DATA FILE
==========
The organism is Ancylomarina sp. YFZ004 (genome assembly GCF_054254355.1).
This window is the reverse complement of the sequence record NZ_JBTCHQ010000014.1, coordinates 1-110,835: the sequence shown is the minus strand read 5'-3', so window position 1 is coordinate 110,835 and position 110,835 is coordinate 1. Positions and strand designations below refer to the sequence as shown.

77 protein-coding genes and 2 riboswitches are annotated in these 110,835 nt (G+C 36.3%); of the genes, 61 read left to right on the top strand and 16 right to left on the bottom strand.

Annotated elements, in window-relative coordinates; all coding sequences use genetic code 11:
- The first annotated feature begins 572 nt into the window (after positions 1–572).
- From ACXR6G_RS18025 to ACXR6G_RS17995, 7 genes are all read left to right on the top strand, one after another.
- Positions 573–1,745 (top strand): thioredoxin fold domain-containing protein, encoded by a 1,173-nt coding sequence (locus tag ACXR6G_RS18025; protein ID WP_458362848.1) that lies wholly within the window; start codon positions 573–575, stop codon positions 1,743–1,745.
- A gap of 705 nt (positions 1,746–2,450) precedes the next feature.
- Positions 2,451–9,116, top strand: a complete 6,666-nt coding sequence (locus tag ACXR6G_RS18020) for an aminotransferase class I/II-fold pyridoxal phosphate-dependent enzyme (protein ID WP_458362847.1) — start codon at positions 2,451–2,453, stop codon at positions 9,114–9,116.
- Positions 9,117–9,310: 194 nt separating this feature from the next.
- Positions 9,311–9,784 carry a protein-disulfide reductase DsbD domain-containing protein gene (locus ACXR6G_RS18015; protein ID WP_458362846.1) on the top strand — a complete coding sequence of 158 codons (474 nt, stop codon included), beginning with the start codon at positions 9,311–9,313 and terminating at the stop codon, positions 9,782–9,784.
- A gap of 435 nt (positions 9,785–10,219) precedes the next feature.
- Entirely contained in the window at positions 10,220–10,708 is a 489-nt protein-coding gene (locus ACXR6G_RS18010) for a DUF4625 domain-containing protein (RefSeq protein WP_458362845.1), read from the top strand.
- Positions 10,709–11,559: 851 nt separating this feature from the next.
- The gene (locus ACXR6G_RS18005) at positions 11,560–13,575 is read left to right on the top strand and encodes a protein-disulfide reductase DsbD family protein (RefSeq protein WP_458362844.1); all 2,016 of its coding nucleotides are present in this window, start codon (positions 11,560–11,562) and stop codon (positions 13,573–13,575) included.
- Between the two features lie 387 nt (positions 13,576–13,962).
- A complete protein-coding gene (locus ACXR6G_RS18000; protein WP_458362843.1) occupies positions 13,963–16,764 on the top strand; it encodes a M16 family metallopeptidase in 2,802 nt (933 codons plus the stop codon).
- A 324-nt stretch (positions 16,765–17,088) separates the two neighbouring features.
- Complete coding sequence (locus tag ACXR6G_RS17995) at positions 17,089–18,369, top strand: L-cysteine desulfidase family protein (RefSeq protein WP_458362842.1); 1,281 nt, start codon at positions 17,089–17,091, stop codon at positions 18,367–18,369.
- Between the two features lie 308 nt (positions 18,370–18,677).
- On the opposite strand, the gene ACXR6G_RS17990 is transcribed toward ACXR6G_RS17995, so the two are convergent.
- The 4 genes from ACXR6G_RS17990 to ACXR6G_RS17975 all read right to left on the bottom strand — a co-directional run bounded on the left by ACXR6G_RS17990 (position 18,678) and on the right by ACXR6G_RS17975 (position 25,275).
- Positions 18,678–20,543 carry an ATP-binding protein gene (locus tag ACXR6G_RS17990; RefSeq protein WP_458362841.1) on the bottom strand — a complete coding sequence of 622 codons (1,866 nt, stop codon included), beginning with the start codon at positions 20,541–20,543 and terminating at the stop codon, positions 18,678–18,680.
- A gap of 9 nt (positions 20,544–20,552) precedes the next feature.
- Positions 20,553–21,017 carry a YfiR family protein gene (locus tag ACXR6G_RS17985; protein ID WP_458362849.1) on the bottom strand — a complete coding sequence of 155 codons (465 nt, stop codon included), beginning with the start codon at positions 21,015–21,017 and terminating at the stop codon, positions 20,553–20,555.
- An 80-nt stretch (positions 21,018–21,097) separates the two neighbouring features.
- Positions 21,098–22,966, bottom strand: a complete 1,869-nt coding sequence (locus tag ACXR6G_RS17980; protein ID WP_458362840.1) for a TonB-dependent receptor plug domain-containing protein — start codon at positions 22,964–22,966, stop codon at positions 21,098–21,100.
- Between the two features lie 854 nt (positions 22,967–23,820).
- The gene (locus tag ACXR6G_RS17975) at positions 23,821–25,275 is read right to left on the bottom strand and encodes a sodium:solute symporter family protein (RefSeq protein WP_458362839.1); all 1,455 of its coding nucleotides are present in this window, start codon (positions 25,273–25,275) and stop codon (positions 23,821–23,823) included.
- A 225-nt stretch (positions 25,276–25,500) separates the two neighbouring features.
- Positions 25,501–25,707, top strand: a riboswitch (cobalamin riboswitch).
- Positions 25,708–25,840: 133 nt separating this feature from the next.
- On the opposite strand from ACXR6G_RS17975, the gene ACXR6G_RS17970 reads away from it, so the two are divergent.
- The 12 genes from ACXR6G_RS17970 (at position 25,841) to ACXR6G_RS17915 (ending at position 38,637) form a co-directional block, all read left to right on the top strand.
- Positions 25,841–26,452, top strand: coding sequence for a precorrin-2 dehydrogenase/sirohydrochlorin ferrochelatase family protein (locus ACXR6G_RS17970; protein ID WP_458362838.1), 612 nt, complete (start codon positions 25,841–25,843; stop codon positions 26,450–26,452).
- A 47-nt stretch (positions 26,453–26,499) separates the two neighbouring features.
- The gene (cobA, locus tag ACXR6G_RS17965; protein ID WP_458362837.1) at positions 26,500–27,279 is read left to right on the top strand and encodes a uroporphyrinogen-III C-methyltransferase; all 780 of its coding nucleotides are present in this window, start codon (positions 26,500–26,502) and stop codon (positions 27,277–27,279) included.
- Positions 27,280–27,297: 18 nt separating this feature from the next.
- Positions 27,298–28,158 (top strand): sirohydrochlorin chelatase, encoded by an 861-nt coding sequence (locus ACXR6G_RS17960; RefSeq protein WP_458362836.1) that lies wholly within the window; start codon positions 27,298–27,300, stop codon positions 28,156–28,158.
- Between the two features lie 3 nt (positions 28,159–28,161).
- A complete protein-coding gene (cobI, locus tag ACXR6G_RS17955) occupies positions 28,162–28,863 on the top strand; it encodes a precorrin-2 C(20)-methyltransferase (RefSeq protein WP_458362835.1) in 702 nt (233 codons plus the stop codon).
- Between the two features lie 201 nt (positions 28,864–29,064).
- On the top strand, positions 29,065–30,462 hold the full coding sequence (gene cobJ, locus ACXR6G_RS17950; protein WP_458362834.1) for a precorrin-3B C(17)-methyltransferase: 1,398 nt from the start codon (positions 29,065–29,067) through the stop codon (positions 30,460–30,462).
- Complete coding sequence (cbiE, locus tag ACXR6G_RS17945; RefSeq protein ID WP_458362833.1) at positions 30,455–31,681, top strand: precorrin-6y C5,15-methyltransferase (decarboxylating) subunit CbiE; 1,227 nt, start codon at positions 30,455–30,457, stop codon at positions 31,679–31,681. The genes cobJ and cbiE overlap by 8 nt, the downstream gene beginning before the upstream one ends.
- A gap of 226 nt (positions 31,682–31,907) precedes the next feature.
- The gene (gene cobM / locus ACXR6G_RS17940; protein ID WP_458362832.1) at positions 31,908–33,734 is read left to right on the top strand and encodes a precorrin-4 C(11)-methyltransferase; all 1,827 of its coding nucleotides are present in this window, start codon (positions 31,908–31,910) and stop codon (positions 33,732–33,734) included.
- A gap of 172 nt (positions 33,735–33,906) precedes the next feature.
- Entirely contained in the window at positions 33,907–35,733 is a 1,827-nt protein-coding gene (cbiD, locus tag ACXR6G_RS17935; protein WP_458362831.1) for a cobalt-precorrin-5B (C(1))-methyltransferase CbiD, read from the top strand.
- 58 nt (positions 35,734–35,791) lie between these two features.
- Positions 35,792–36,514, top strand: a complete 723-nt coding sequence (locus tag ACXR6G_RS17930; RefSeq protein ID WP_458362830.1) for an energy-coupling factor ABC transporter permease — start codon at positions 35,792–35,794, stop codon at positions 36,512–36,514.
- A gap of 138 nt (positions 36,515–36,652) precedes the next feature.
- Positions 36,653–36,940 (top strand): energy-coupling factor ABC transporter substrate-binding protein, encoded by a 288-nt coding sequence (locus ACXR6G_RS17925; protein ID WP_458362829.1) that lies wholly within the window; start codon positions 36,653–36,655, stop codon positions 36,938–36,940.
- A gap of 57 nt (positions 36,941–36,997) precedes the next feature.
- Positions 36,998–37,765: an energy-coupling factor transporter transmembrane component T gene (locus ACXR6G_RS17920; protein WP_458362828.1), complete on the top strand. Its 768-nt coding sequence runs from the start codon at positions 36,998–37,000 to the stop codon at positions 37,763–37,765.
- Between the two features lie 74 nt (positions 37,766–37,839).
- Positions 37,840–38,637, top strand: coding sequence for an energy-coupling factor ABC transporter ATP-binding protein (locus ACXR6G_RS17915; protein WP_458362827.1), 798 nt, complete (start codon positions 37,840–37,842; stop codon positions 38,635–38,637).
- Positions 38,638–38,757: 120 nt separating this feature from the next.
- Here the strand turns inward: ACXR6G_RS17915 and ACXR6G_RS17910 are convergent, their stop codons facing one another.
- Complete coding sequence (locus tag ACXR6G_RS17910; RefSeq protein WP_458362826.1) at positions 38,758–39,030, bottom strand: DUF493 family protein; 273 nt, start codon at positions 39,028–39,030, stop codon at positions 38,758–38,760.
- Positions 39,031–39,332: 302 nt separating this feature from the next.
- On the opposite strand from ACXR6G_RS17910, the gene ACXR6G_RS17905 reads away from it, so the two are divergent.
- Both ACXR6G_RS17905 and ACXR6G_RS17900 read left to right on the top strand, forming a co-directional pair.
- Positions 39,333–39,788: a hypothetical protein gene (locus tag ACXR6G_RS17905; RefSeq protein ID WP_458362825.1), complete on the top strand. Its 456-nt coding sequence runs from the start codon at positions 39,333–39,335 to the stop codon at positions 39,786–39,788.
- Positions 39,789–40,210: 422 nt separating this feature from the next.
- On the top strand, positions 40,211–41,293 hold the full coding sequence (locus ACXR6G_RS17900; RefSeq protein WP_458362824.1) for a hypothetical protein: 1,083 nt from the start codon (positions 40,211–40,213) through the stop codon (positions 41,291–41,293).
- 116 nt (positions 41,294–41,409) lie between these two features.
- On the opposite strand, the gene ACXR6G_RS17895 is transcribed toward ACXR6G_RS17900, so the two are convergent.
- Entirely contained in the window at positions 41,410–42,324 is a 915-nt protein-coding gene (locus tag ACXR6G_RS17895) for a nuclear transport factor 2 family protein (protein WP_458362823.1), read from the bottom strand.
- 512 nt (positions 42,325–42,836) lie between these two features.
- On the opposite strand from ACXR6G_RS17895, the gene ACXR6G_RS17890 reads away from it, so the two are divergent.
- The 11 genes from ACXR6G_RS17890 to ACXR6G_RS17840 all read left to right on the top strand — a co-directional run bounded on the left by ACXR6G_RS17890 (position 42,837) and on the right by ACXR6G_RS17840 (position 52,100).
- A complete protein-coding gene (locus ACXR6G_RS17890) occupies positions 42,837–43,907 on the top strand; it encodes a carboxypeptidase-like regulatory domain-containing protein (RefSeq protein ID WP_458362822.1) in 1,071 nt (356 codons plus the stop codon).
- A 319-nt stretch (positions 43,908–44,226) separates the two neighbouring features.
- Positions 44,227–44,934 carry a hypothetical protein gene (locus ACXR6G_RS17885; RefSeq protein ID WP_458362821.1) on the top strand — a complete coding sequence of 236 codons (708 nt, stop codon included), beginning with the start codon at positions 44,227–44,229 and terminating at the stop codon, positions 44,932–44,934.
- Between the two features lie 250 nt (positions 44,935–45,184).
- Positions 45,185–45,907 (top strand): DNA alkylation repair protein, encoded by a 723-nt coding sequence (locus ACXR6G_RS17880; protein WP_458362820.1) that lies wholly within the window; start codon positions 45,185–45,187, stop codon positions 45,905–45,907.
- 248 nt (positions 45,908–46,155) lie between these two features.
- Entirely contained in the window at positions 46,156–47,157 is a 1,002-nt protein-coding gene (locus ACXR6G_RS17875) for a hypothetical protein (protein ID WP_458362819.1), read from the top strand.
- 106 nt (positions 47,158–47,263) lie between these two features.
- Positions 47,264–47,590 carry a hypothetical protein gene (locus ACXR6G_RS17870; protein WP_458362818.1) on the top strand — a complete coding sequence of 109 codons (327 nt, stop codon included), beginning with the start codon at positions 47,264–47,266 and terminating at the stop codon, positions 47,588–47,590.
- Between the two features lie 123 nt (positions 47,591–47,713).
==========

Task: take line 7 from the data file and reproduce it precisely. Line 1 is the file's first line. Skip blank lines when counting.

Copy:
- Positions 573–1,745 (top strand): thioredoxin fold domain-containing protein, encoded by a 1,173-nt coding sequence (locus tag ACXR6G_RS18025; protein ID WP_458362848.1) that lies wholly within the window; start codon positions 573–575, stop codon positions 1,743–1,745.